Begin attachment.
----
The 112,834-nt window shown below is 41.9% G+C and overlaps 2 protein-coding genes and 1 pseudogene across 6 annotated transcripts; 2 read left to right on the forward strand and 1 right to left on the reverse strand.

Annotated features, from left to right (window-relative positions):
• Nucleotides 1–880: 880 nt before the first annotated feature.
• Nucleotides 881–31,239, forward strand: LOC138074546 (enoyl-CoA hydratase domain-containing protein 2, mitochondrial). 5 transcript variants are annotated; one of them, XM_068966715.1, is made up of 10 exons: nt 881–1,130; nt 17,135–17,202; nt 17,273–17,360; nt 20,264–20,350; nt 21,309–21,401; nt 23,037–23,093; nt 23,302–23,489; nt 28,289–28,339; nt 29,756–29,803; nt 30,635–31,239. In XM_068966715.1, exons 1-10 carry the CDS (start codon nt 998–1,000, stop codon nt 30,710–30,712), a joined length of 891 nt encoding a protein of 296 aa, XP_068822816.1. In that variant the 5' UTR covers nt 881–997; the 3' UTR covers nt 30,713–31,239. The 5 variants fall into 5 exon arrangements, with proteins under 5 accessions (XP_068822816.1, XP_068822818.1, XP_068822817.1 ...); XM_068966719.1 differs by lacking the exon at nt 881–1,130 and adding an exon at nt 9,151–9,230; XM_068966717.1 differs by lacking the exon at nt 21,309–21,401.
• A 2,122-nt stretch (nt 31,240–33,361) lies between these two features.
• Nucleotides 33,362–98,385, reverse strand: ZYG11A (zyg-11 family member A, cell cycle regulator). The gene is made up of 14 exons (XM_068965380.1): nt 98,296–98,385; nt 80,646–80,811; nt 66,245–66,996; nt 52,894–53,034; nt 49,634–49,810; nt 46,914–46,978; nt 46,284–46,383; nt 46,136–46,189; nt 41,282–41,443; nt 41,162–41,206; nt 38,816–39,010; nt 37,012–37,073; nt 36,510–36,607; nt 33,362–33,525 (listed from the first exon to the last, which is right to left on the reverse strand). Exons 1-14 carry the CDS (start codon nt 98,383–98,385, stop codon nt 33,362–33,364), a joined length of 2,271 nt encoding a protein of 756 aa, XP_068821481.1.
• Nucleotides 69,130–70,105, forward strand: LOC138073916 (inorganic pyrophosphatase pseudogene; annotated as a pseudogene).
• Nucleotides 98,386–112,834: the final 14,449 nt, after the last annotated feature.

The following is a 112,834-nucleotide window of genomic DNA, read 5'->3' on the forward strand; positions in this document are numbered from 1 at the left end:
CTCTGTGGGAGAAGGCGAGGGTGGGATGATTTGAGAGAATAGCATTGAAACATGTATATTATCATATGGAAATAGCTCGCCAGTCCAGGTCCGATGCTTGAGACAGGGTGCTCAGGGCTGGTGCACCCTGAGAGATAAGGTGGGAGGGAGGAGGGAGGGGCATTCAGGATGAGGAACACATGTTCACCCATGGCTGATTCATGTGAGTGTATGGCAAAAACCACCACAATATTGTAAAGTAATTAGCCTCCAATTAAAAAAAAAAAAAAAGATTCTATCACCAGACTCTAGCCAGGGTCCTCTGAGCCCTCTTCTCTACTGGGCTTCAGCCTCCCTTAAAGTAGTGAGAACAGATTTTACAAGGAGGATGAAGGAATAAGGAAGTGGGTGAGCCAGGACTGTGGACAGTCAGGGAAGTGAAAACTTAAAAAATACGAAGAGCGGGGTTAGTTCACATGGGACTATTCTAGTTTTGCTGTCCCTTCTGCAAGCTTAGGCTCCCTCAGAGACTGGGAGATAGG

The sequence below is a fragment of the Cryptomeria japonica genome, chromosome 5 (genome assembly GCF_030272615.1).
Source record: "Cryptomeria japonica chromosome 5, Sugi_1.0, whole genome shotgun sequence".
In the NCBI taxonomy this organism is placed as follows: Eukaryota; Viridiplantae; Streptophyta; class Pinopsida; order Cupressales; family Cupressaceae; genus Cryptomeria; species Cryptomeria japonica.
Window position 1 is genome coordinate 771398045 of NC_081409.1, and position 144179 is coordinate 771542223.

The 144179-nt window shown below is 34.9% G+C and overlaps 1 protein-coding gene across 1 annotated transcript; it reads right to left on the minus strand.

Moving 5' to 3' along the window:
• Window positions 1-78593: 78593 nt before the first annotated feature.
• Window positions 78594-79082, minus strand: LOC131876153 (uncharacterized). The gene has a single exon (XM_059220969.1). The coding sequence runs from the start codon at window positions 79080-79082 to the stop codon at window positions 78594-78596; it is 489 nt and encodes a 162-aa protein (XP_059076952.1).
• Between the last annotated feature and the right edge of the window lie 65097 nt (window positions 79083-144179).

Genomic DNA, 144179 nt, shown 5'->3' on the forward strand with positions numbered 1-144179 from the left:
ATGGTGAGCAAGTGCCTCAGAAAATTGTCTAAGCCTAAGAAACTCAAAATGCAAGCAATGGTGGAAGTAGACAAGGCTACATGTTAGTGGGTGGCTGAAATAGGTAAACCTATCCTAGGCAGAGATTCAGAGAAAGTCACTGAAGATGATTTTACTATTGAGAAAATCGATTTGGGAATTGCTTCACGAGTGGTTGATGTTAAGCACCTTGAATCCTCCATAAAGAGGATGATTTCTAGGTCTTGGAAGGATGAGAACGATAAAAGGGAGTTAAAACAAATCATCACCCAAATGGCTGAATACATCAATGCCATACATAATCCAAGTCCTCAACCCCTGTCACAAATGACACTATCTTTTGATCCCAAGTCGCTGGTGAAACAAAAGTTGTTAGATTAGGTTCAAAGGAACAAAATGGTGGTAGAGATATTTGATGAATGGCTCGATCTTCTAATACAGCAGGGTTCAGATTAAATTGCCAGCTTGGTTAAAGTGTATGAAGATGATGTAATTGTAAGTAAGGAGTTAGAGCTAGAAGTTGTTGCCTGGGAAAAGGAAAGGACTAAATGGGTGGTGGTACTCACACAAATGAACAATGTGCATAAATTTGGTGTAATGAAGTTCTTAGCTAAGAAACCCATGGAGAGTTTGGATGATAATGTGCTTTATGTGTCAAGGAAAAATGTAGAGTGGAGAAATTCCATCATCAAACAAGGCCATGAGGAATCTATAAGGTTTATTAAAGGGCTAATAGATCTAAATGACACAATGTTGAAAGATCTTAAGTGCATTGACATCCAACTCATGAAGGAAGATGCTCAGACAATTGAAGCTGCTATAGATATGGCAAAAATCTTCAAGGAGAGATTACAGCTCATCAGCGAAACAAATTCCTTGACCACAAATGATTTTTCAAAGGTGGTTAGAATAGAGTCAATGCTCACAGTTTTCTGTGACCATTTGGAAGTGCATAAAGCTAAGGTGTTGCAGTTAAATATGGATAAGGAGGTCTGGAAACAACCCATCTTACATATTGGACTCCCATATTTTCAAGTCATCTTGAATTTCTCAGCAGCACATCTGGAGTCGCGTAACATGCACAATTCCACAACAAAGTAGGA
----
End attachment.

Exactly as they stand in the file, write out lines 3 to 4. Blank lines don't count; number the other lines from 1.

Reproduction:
• Nucleotides 1–880: 880 nt before the first annotated feature.
• Nucleotides 881–31,239, forward strand: LOC138074546 (enoyl-CoA hydratase domain-containing protein 2, mitochondrial). 5 transcript variants are annotated; one of them, XM_068966715.1, is made up of 10 exons: nt 881–1,130; nt 17,135–17,202; nt 17,273–17,360; nt 20,264–20,350; nt 21,309–21,401; nt 23,037–23,093; nt 23,302–23,489; nt 28,289–28,339; nt 29,756–29,803; nt 30,635–31,239. In XM_068966715.1, exons 1-10 carry the CDS (start codon nt 998–1,000, stop codon nt 30,710–30,712), a joined length of 891 nt encoding a protein of 296 aa, XP_068822816.1. In that variant the 5' UTR covers nt 881–997; the 3' UTR covers nt 30,713–31,239. The 5 variants fall into 5 exon arrangements, with proteins under 5 accessions (XP_068822816.1, XP_068822818.1, XP_068822817.1 ...); XM_068966719.1 differs by lacking the exon at nt 881–1,130 and adding an exon at nt 9,151–9,230; XM_068966717.1 differs by lacking the exon at nt 21,309–21,401.